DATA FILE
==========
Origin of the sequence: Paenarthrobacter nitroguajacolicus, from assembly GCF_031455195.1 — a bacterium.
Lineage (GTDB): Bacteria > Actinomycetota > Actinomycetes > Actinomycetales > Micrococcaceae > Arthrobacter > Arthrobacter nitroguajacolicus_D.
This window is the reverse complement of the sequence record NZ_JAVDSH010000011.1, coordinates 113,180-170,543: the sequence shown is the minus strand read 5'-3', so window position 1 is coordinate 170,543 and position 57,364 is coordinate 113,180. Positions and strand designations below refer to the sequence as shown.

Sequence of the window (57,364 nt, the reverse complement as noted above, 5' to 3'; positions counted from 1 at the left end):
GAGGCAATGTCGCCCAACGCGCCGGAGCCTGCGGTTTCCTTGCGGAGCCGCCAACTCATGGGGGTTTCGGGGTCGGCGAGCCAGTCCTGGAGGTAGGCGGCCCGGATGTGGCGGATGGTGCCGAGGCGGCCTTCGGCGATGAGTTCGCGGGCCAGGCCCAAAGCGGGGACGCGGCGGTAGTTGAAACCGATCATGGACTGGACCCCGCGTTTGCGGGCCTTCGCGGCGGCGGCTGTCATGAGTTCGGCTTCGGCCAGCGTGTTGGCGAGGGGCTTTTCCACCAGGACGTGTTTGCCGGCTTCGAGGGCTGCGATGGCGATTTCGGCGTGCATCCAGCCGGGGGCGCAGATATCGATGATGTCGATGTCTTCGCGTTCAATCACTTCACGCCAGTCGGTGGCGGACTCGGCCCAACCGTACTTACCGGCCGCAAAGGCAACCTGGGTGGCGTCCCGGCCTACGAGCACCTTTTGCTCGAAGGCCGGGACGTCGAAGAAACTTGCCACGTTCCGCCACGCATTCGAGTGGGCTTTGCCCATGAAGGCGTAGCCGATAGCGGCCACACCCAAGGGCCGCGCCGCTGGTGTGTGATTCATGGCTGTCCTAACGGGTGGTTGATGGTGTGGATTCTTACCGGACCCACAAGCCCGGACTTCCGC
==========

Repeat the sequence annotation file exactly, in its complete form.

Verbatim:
Origin of the sequence: Paenarthrobacter nitroguajacolicus, from assembly GCF_031455195.1 — a bacterium.
Lineage (GTDB): Bacteria > Actinomycetota > Actinomycetes > Actinomycetales > Micrococcaceae > Arthrobacter > Arthrobacter nitroguajacolicus_D.
This window is the reverse complement of the sequence record NZ_JAVDSH010000011.1, coordinates 113,180-170,543: the sequence shown is the minus strand read 5'-3', so window position 1 is coordinate 170,543 and position 57,364 is coordinate 113,180. Positions and strand designations below refer to the sequence as shown.

Sequence of the window (57,364 nt, the reverse complement as noted above, 5' to 3'; positions counted from 1 at the left end):
GAGGCAATGTCGCCCAACGCGCCGGAGCCTGCGGTTTCCTTGCGGAGCCGCCAACTCATGGGGGTTTCGGGGTCGGCGAGCCAGTCCTGGAGGTAGGCGGCCCGGATGTGGCGGATGGTGCCGAGGCGGCCTTCGGCGATGAGTTCGCGGGCCAGGCCCAAAGCGGGGACGCGGCGGTAGTTGAAACCGATCATGGACTGGACCCCGCGTTTGCGGGCCTTCGCGGCGGCGGCTGTCATGAGTTCGGCTTCGGCCAGCGTGTTGGCGAGGGGCTTTTCCACCAGGACGTGTTTGCCGGCTTCGAGGGCTGCGATGGCGATTTCGGCGTGCATCCAGCCGGGGGCGCAGATATCGATGATGTCGATGTCTTCGCGTTCAATCACTTCACGCCAGTCGGTGGCGGACTCGGCCCAACCGTACTTACCGGCCGCAAAGGCAACCTGGGTGGCGTCCCGGCCTACGAGCACCTTTTGCTCGAAGGCCGGGACGTCGAAGAAACTTGCCACGTTCCGCCACGCATTCGAGTGGGCTTTGCCCATGAAGGCGTAGCCGATAGCGGCCACACCCAAGGGCCGCGCCGCTGGTGTGTGATTCATGGCTGTCCTAACGGGTGGTTGATGGTGTGGATTCTTACCGGACCCACAAGCCCGGACTTCCGC